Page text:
Lifespan

Learn more about our Lifespan faith development programs

Committees

Learn more about the UUCR committees

Music

The music program here is vibrant and always growing. Click to find out more

Volunteering with UUCR

I want to support faith formation with our children and youth, but I don’t know how to help! What can I do? Click to find out more

There are many way’s to get connected with the UUCR

We are a loving and welcoming community. We offer many programs and opportunities for helping and personal growth.

Lifespan Faith Development

Music programs

Committees

Volunteering at UUCR

Committees

We have some great committees for you to get involved with.
Please click on the committee Title or the + to to get more information.

Action Advocates


Action Advocates is a group of church members who believe that an important way to put our 7 Unitarian Universalist Principles into action is to make our voices heard by our local, state, and national elected officials. We encourage members and friends to meet with, call, write, or e-mail their legislators to urge them to vote in favor of measures that are consistent with our UU values and to oppose measures that are not.

6 Ways to Advocate for Racial Justice From Home
By Phyllis Segal July 8, 2020

The nation’s COVID-19 pandemic needn’t sideline you in this critical fight

On August 27, 1963, I was a sheltered, white, college student driving with my parents to Washington, D.C. to join the March on Washington for Jobs and Freedom. Deciding to go wasn’t easy. Letters to my then-boyfriend (we later married) remind me how we worried about possible violence and wondered whether we’d be welcomed. After considerable back and forth, we decided to meet in D.C. and march together, joined by my parents.

Like us, they had never done something like this before — but they believed in what we’d be marching for, and also that I needed a chaperone.

What Rev. Martin Luther King, Jr. Said

In my mind’s eye, I can still picture where we stood: under a tree on a corner of the reflecting pool with a perfect view of the stage. I can still hear Rev. Martin Luther King, Jr.’s voice and feel the tears streaming down my face as his words made me see a reality outside my own life experience and inspired me with hope.

“I have a dream that one day this nation will rise up and live out the true meaning of its creed: ‘We hold these truths to be self-evident: that all men are created equal.’…. I have a dream that my four little children will one day live in a nation where they will not be judged by the color of their skin, but by the content of their character.”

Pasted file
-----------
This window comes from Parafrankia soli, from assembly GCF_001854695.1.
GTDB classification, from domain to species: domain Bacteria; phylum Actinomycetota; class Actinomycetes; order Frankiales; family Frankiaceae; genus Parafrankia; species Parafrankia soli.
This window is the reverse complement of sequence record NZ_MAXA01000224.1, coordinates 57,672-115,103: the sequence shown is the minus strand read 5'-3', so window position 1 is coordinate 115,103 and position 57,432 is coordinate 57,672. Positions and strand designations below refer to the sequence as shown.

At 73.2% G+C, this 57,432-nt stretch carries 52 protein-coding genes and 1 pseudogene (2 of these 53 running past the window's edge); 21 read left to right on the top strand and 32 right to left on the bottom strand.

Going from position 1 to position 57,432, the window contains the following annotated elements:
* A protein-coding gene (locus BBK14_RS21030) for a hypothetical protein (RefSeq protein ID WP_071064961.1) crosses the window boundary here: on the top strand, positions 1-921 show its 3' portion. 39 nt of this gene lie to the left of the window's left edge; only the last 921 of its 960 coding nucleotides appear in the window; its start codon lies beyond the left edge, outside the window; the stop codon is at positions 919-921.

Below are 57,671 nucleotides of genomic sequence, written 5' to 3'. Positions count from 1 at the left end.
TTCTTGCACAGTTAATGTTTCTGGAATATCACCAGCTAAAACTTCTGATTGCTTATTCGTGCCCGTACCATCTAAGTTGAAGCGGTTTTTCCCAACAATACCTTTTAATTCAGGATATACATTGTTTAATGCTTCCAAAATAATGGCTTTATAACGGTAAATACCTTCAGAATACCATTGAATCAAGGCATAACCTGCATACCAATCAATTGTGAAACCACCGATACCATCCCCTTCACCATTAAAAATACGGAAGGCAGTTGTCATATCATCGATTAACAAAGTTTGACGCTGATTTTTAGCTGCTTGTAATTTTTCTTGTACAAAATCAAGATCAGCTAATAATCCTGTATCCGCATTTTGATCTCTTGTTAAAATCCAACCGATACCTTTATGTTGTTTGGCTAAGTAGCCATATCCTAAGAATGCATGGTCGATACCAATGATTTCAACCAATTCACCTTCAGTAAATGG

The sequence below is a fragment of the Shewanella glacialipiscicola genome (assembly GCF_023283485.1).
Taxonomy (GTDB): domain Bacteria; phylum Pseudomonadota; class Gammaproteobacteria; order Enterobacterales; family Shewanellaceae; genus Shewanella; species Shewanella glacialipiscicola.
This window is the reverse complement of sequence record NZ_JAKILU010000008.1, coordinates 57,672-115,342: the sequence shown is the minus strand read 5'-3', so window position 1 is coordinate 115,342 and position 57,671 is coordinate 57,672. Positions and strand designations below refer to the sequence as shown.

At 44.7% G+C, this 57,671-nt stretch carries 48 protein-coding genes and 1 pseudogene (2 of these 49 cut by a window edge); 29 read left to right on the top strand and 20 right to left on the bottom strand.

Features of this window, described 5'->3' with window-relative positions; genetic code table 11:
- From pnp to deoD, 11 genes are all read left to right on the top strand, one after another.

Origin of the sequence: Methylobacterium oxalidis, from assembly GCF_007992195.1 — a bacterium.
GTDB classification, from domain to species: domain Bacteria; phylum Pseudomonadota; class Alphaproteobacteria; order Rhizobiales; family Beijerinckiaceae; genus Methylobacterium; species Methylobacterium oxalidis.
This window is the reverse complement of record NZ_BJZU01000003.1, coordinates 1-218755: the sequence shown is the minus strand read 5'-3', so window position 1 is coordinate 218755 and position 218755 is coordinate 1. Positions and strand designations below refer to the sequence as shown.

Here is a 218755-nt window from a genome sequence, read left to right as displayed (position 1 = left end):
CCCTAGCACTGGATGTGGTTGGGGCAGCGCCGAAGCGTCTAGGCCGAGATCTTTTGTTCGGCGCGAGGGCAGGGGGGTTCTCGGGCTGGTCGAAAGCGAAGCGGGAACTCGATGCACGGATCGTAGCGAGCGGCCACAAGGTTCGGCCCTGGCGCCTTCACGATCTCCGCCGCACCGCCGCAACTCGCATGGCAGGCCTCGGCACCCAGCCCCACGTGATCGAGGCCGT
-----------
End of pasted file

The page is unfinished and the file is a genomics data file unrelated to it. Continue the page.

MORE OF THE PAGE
And I can still remember feeling surrounded by tens of thousands of hopeful, welcoming, peaceful people whose skin color was different than mine but who shared a vision for what America needed to become. Marching that day set my husband and me on a path to stand up for social justice throughout our lifetimes.

The nonprofit organization Zero to Three offers tools for taking action to improve outcomes for babies and families.

Now, at 75 and sheltered again — this time because of COVID-19 — I’m struggling to figure out how to get off the sidelines and stand up against racial injustice. I’m thinking about how I can join with younger generations, as my parents joined with me, and be an effective ally in this fight.

Like so many others, I’m taking time to learn about the history of race in America, history that neither my children nor I were ever taught in school.

But I also feel compelled to take action. As I’ve learned over the course of my life, there are a lot of ways to advocate for a better world. Here are six of them that I — we — can do even while sheltering at home: Read more here.

Who are your legislators? Find the names and contact information on your Virginia and U.S. legislators at:
https://whosmy.virginiageneralassembly.gov/

The VIRGINIA GENERAL ASSEMBLY web page:
https://virginiageneralassembly.gov/

The UNITED STATES CONGRESS web pages:
https://www.senate.gov/
https://www.house.gov/
Your vote is only the beginning. Contact your legislators and tell them what you think. Tell them your values. Tell them what is most important to you. Write to them, call them, or meet with them in person. That’s the way democracy is done.

Connections

Here are the Connections Team event this winter and spring. Please mark you calendars

May 19 Annual Church Picnic at Fishburn Park starting at 11 am.

Nancy Brattain, Committee Chair, nbrattain@cox.net

Connections Team fosters relationships with our visitors, friends and members to enhance their UU experience. Our commitment encompasses the following:
1. We serve as Sunday Service greeters to ensure all visitors feel welcome 2. We are a resource for new comers, providing information and opportunities for pathways to membership. 3. We host and support a variety of church social events.